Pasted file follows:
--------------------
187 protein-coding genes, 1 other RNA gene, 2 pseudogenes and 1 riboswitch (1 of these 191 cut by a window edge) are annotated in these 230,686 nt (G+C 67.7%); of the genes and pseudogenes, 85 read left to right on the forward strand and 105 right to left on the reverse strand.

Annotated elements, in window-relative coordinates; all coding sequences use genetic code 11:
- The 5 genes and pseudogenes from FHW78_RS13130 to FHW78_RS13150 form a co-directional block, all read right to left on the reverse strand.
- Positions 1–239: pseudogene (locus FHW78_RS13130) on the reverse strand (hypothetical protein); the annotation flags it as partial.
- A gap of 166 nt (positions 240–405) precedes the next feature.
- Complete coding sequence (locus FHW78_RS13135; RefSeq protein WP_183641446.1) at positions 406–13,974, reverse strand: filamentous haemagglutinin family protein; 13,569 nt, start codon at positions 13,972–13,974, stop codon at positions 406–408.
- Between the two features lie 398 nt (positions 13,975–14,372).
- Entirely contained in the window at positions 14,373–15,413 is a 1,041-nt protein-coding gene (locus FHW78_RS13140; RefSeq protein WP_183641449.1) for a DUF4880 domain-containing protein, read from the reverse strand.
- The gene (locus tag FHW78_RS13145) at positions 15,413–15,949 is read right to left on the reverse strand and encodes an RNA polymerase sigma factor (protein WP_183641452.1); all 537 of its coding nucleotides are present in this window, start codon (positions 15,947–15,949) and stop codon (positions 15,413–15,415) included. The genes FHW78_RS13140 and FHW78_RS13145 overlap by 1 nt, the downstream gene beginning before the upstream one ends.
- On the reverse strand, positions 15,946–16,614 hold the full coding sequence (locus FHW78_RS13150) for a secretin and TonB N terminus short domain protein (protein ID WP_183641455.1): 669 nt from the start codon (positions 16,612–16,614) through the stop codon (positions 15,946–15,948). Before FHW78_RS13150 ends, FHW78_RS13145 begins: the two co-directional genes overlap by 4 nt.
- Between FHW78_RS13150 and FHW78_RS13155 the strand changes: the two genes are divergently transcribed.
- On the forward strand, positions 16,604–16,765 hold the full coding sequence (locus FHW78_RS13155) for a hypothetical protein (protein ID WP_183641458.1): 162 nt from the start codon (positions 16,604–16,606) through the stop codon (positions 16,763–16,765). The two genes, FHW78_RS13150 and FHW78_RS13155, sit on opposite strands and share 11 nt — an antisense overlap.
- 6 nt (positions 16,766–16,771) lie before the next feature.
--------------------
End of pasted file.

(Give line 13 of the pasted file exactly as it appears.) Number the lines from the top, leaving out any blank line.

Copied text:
- 6 nt (positions 16,766–16,771) lie before the next feature.